By Cobi Calyx
It feels surreal now that about two months ago I was shaking hands, sharing food and squeezing into crowded rooms with peers at the Australian Science Communicators conference, hosted by the Monash Sustainable Development Institute (MSDI) in Melbourne in mid-February.
Had I known it would be the last physical conference I’d attend this year, I might have appreciated overloading my schedule with presentations each day. It was a whirlwind of participation, some of which I’m glad is now documented for sharing in digital webinars and collaborations going forward. My presentation about how the soon-to-be-launched Australian Social Progress Index can inform science communication evaluation was not recorded, but the interactive website is now live.
My highlight from that session was delving into discussion about air quality (specifically PM2.5) as an environmental indicator of social equity, following the disastrous bushfires during which people in major cities were told to stay indoors. This conversation about how public health messaging to stay indoors has tradeoffs with other public and environmental health policies was prescient for the looming pandemic and its implications.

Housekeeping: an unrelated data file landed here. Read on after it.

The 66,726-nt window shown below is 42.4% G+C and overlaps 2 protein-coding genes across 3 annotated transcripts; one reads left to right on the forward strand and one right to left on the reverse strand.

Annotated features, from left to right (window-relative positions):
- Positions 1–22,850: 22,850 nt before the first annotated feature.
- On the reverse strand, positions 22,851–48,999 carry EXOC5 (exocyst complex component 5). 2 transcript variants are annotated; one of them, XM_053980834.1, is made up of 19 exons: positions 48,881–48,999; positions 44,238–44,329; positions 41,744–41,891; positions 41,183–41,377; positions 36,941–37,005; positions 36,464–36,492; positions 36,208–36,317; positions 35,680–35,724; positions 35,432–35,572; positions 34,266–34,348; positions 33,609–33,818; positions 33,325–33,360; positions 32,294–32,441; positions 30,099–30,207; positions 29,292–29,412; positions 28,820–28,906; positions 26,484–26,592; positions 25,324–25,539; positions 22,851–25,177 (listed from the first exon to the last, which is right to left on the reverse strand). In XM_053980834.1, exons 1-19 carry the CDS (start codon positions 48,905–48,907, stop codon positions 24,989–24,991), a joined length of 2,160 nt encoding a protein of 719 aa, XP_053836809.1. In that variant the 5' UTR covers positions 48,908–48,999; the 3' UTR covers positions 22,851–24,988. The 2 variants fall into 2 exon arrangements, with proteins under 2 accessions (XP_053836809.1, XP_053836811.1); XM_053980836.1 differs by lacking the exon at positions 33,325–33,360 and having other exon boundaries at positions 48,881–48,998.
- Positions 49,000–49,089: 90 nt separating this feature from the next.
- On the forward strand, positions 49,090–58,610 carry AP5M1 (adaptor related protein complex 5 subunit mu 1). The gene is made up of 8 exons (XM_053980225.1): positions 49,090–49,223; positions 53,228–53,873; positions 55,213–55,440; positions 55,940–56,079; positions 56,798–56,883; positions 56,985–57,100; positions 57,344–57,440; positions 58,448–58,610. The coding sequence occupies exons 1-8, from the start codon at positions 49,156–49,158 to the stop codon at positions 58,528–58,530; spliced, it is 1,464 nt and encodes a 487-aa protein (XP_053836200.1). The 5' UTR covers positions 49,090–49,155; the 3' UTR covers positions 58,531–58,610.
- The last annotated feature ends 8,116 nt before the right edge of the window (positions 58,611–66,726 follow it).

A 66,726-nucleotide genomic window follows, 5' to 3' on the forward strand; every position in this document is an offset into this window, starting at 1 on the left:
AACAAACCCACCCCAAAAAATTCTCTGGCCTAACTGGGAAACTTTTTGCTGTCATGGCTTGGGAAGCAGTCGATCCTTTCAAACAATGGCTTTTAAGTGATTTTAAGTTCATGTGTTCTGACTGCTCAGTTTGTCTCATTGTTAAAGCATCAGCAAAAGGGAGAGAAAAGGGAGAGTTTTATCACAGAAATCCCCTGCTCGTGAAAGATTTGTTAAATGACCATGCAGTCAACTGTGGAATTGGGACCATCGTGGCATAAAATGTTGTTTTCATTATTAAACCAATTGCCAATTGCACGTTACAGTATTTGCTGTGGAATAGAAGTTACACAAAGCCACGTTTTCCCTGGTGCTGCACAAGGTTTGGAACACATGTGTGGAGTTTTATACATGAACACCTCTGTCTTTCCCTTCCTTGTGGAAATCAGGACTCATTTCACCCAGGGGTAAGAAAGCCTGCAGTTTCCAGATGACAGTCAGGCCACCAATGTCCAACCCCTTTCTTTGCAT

Another highlight was the opportunity to bring together and amplify the voices of exceptional early career researchers I knew separately in a session about how researchers are achieving social impact. This session was recorded and supported by a Future Earth Australia bursary, as well as the Centre for Social Impact UNSW and MSDI staff. The recording isn’t yet available but will be, accompanied by annotation and visualisation of how the dialogue relates to the Sustainable Development Goals.
A fun session to present was with a political staffer I’ve known since childhood, about how a climate sceptic politician changed their mind. This case study is openly online, as a conference paper and slides from the session, in the hope it might help spark further change.
Speaking of sparking change, next week I delve into the world of digital conferences, presenting a webinar with the Australian Citizen Science Association and UNSW researchers as part of the Centre for Social Impact’s impact2020.online. We explore how citizen science can have social impact, with a case study from the recent fires. I’m looking forward to delving more into research in this space – you’re welcome to join us in the webinar!